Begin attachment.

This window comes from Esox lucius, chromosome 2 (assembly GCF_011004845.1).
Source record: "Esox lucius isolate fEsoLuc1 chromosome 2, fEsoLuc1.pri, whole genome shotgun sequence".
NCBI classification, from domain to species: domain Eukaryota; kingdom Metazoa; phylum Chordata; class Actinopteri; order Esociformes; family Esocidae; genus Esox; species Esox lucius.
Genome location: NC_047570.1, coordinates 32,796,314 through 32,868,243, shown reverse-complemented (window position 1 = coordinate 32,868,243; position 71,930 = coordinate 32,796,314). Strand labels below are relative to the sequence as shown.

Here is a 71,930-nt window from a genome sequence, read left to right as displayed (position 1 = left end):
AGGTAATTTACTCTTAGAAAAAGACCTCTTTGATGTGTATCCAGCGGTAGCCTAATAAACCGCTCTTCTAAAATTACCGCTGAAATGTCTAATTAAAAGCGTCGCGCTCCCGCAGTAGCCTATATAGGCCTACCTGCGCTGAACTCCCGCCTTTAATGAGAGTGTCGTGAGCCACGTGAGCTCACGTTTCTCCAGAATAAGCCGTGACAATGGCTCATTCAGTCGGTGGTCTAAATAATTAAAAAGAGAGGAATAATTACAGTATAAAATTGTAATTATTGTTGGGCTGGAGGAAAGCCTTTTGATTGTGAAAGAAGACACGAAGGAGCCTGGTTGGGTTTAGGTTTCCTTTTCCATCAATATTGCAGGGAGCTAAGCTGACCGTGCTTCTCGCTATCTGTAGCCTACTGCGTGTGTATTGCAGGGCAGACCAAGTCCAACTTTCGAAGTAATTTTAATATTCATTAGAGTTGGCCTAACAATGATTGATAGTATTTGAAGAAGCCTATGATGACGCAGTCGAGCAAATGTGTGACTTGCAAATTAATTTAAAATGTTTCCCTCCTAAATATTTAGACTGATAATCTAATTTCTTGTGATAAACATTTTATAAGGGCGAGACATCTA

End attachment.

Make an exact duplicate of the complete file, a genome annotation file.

This window comes from Esox lucius, chromosome 2 (assembly GCF_011004845.1).
Source record: "Esox lucius isolate fEsoLuc1 chromosome 2, fEsoLuc1.pri, whole genome shotgun sequence".
NCBI classification, from domain to species: domain Eukaryota; kingdom Metazoa; phylum Chordata; class Actinopteri; order Esociformes; family Esocidae; genus Esox; species Esox lucius.
Genome location: NC_047570.1, coordinates 32,796,314 through 32,868,243, shown reverse-complemented (window position 1 = coordinate 32,868,243; position 71,930 = coordinate 32,796,314). Strand labels below are relative to the sequence as shown.

Here is a 71,930-nt window from a genome sequence, read left to right as displayed (position 1 = left end):
AGGTAATTTACTCTTAGAAAAAGACCTCTTTGATGTGTATCCAGCGGTAGCCTAATAAACCGCTCTTCTAAAATTACCGCTGAAATGTCTAATTAAAAGCGTCGCGCTCCCGCAGTAGCCTATATAGGCCTACCTGCGCTGAACTCCCGCCTTTAATGAGAGTGTCGTGAGCCACGTGAGCTCACGTTTCTCCAGAATAAGCCGTGACAATGGCTCATTCAGTCGGTGGTCTAAATAATTAAAAAGAGAGGAATAATTACAGTATAAAATTGTAATTATTGTTGGGCTGGAGGAAAGCCTTTTGATTGTGAAAGAAGACACGAAGGAGCCTGGTTGGGTTTAGGTTTCCTTTTCCATCAATATTGCAGGGAGCTAAGCTGACCGTGCTTCTCGCTATCTGTAGCCTACTGCGTGTGTATTGCAGGGCAGACCAAGTCCAACTTTCGAAGTAATTTTAATATTCATTAGAGTTGGCCTAACAATGATTGATAGTATTTGAAGAAGCCTATGATGACGCAGTCGAGCAAATGTGTGACTTGCAAATTAATTTAAAATGTTTCCCTCCTAAATATTTAGACTGATAATCTAATTTCTTGTGATAAACATTTTATAAGGGCGAGACATCTA